Such measures, according to Christian Weller, a public policy professor at the University of Massachusetts, now have been “discredited by those who follow these issues closely.” The Latin American debt crisis of the 1980s largely involved heavy government borrowing in foreign currencies. But Asian governments, Weller notes, had practiced strong fiscal discipline and sound monetary policy, yet the IMF imposed on them “austerity measures that arguably made a tough situation worse.” The Asian crisis, and also the crisis in Argentina in 2002, involved largely private borrowing in foreign currencies rather than public borrowing. The crises came when new foreign loans became scarce.
Even the IMF no longer advocates the measures it used in Asia in the 1990s and has since “changed its approach to conditionality,” says Uri Dadush, director of the international economics program at the Carnegie Endowment for International Peace. “They have adopted a minimalist approach.” Indeed, Dadush says, the most stringent conditions imposed on Greece when it accepted its rescue package were insisted on not by the IMF, but by other European nations, including the Germans who “were under tremendous domestic pressure to punish Greece.”
Still, distrust of the IMF persists. Gultekin points out that last year, when countries such as the United States were initiating unprecedented stimulus measures in response to the global financial crisis, the IMF advocated no austerity. Now, with countries on the periphery of Europe struggling, “the IMF has reversed its position. So people can be cynical about the IMF.” This cynicism may represent an obstacle not only to the imposition of austerity but also to the adoption of other reforms that many economists say are needed if the fiscally troubled countries of southern Europe are to get their houses in order. Primary among such changes are labor market reforms such as reducing high severance payments and eliminating rules that make it extremely difficult to fire workers. In Greece, Portugal, Italy and Spain, notes Gultekin, “firing someone is so difficult that people are unwilling to hire.” This acts as a drag on growth — which is bad in itself, but also troublesome in fiscal terms because, as Alesina says, “when we talk about debt-to-GDP ratios, the numerator has to go down and the denominator has to go up.”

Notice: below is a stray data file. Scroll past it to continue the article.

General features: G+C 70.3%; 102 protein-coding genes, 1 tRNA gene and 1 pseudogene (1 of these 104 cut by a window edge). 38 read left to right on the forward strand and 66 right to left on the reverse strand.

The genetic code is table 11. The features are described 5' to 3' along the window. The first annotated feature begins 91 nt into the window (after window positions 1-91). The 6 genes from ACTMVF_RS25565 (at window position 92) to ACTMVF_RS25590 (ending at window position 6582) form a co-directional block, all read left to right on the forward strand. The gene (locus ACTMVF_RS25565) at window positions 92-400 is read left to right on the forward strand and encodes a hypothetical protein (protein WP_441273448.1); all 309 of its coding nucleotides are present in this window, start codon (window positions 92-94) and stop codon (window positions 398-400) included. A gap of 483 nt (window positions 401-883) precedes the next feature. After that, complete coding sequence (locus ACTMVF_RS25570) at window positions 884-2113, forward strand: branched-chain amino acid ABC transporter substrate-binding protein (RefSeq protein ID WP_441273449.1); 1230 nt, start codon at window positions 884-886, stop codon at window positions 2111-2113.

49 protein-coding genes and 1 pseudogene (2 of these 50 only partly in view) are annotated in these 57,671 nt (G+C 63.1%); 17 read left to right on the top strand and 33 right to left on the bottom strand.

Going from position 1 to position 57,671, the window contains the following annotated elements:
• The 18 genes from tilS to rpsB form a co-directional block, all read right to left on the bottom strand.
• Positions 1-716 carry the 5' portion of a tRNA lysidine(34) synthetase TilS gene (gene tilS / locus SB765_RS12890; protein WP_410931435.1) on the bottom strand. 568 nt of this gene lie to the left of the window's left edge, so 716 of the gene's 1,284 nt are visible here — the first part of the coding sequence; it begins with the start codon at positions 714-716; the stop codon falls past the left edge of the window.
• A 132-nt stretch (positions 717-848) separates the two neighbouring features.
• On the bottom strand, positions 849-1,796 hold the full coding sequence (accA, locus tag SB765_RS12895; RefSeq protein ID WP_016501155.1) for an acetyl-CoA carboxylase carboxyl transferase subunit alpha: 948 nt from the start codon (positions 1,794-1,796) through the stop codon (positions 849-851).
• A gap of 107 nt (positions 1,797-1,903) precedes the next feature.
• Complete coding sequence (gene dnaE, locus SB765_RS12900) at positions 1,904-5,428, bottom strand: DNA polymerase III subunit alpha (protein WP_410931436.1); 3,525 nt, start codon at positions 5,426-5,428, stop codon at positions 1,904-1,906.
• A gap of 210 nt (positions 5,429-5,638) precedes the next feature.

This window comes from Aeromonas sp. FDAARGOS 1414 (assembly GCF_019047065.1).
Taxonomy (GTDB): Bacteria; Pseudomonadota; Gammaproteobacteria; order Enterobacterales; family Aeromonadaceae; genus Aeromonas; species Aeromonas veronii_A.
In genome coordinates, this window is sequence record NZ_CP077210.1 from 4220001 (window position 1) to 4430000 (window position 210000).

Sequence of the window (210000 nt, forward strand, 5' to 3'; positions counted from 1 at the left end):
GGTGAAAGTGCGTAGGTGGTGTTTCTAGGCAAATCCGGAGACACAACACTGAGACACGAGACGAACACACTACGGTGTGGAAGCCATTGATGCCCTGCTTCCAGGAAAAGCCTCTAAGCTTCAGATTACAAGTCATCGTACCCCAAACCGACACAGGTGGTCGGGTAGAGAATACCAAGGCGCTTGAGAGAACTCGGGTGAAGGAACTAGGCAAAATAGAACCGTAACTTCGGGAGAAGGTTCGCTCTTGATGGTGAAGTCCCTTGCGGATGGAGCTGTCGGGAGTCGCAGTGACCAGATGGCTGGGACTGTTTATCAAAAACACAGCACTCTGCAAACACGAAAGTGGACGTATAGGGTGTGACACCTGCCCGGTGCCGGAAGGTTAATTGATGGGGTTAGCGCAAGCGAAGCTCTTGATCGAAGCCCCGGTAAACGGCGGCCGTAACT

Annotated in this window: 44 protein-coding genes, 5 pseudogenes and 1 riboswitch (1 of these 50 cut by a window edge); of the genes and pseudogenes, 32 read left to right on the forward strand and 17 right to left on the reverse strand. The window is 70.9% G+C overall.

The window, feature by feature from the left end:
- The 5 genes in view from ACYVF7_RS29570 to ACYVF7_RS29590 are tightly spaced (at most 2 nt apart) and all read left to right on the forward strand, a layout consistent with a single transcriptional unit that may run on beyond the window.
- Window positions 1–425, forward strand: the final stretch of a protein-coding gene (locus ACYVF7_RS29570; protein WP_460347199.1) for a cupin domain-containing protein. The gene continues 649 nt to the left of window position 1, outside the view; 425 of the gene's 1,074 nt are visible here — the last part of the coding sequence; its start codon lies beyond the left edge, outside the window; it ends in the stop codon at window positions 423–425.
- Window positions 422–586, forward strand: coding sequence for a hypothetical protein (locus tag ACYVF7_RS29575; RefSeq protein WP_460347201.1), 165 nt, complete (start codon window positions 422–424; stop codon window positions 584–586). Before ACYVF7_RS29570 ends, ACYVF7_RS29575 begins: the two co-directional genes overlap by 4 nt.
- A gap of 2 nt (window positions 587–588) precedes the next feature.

Will It Work?
Will austerity measures prove adequate to the fiscal problems facing countries in southern Europe and beyond? Experts say the answer seems a qualified “yes” — with the possible exception of Greece. The fiscal crisis in Greece is just as severe as advertised. The IMF projects that the country’s debt-to-GDP ratio will register close to 150% by 2012 — even if very strong austerity measures are imposed. Some, including Dadush, find it difficult to imagine how Greece can escape its debt problem and believe that “it is the one country most likely to end up with some sort of restructuring or forgiveness.”
In the other troubled countries of southern Europe — Portugal, Spain and Italy — the fiscal pressure is significant, but less severe than that afflicting Greece. Of those three, Portugal is in the worst bind, and is considered the country after Greece most likely to seek debt restructuring. Spain’s problem is real — the unemployment rate there hit 19.7% in April — but according to Guillén, its “budget deficit is not that bad. It is something that can be addressed, even though unemployment is so high.” Spain has already begun taking ambitious steps toward redressing its fiscal imbalances, first by pledging to reduce its primary budget deficit to less than 3% by 2012, compared to 9.9% in 2010, and second by making initial moves towards labor market reforms. Italy, meanwhile, is in the least severe position because the nation’s deficit, says Dadush, “has stayed within reasonable bounds.”